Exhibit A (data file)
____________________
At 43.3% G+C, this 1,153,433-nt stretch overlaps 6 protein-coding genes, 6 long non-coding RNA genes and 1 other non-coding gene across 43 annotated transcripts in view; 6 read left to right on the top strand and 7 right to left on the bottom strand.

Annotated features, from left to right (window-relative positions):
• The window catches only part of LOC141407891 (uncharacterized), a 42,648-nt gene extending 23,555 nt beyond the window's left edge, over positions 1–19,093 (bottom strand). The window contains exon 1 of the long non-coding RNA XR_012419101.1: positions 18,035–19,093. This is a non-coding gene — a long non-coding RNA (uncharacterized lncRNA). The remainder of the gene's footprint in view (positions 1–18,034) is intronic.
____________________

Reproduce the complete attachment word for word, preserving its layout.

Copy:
At 43.3% G+C, this 1,153,433-nt stretch overlaps 6 protein-coding genes, 6 long non-coding RNA genes and 1 other non-coding gene across 43 annotated transcripts in view; 6 read left to right on the top strand and 7 right to left on the bottom strand.

Annotated features, from left to right (window-relative positions):
• The window catches only part of LOC141407891 (uncharacterized), a 42,648-nt gene extending 23,555 nt beyond the window's left edge, over positions 1–19,093 (bottom strand). The window contains exon 1 of the long non-coding RNA XR_012419101.1: positions 18,035–19,093. This is a non-coding gene — a long non-coding RNA (uncharacterized lncRNA). The remainder of the gene's footprint in view (positions 1–18,034) is intronic.